Development of a non-human primate model for human HIV/AIDs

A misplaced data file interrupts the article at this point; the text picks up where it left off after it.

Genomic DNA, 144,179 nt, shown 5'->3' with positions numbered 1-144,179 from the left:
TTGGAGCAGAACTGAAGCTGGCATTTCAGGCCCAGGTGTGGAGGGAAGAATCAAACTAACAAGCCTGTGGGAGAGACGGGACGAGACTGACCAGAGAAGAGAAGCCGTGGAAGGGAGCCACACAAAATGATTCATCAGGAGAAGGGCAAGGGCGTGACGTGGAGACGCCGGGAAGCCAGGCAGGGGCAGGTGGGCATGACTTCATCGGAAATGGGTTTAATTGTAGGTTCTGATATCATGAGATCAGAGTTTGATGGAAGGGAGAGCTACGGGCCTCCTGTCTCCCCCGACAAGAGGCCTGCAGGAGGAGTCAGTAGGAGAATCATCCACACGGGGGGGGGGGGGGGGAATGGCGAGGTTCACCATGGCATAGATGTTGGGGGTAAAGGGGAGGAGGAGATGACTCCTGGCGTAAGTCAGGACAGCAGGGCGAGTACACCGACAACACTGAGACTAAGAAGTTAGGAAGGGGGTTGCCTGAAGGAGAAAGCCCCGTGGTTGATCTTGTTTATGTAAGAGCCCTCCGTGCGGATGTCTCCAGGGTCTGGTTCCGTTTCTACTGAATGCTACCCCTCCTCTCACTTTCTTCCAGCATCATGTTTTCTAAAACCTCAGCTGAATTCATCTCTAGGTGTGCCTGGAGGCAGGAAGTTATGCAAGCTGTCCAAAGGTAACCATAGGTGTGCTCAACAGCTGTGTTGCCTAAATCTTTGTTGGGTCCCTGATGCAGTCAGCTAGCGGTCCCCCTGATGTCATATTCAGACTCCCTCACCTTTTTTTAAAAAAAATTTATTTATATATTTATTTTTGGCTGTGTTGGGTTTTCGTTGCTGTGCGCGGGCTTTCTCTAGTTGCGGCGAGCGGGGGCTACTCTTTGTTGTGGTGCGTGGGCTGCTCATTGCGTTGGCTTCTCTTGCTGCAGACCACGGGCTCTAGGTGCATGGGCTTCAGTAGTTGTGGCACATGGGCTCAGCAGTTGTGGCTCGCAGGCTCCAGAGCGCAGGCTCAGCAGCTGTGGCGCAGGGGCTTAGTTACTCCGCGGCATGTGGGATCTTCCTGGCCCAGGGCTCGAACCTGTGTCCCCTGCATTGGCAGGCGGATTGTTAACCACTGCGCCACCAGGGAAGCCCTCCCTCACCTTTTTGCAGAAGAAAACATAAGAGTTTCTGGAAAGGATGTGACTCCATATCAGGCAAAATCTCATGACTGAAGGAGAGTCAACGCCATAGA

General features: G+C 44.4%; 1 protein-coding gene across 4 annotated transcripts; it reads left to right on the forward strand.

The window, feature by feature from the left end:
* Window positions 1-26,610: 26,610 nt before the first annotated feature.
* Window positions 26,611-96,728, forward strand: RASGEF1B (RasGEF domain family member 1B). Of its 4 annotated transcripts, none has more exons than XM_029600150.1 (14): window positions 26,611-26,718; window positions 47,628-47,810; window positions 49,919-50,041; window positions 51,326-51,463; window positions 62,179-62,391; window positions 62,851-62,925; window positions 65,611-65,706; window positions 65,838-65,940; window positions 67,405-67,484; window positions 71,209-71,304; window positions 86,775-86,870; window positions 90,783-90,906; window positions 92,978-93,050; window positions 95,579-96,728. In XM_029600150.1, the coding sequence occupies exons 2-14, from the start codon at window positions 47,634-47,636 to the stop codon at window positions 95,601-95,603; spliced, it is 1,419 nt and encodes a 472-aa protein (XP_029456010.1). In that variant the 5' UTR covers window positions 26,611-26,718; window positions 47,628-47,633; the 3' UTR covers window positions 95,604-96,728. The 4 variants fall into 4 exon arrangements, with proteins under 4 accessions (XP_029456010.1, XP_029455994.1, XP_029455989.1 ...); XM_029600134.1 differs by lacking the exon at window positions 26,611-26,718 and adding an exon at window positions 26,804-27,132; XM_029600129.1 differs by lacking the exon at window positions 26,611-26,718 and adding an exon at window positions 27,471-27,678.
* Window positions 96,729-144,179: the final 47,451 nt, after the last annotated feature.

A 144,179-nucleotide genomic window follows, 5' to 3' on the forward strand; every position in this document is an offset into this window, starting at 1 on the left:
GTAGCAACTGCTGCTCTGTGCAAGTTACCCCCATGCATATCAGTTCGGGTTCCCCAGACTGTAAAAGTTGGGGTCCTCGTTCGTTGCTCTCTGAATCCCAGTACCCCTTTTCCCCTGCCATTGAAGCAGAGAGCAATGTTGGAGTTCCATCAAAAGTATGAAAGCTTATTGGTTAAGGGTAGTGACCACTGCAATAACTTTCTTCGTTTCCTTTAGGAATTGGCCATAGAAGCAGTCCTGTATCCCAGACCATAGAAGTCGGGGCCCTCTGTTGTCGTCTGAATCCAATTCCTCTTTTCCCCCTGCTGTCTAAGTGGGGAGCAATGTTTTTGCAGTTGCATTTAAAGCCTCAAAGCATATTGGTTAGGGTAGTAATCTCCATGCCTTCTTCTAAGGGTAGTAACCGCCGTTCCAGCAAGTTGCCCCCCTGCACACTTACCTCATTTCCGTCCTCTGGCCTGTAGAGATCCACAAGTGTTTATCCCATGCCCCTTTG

HIV infection and the resultant disease, AIDS poses a big threat to humans world wide and an enormous challenge to scientists and healthcare workers. The causative agent of AIDS has been isolated and molecularly characterised. In addition reliable diagnostic procedures have been developed. Inspite of these, events leading to disease have not been well understood. What is responsible for the long latency of the virus in some individuals and rapid disease progression in others upon infection is still an enigma that has to be elucidated. The mechanism of immunosupression and tissue damage following lentiviral infection in a host are complex. Investigation of HIV pathogenesis in vivo in humans is hampered by important practical and ethical constraints. The discovery of HIV-like viruses in non-human primates has opened up new avenues in research geared towards the understanding of the biology and pathologenesis of HIV IAIDS using these animals as models for studying HIV pathogenesis. The precise identity of infected cells, factors that increase virus production and mechanisms of virus induced immunodeficiency in vivo can effectively be-elucidated in such experimental animal models and the results can then be extrapolated to address key and unanswered aspects of human disease. In the recent past, a lot of efforts have been directed towards development of suitable animal models that can be used in HIV studies. In addition, such models can be used in testing the efficacy of vaccine candidates and chemotherapeutic agents. Studies using nonhuman primates naturally infected with an HIV-like lentivirus have shown that such animals could give the answer to the long sought model. This project was aimed at developing De Brazza's monkeys (Cercopithecus neglectus) naturally infected with an HIV-like virus as a model for HIV/AIDS in humans. To achieve this, wild caught or colony born De Brazza's monkeys Cercopithecus neglectus in-housed in a semi-breeding colony at the Institute of Primate Research (IPR) , Kenya were tested for anti-SIV antibodies using antibody ELISA.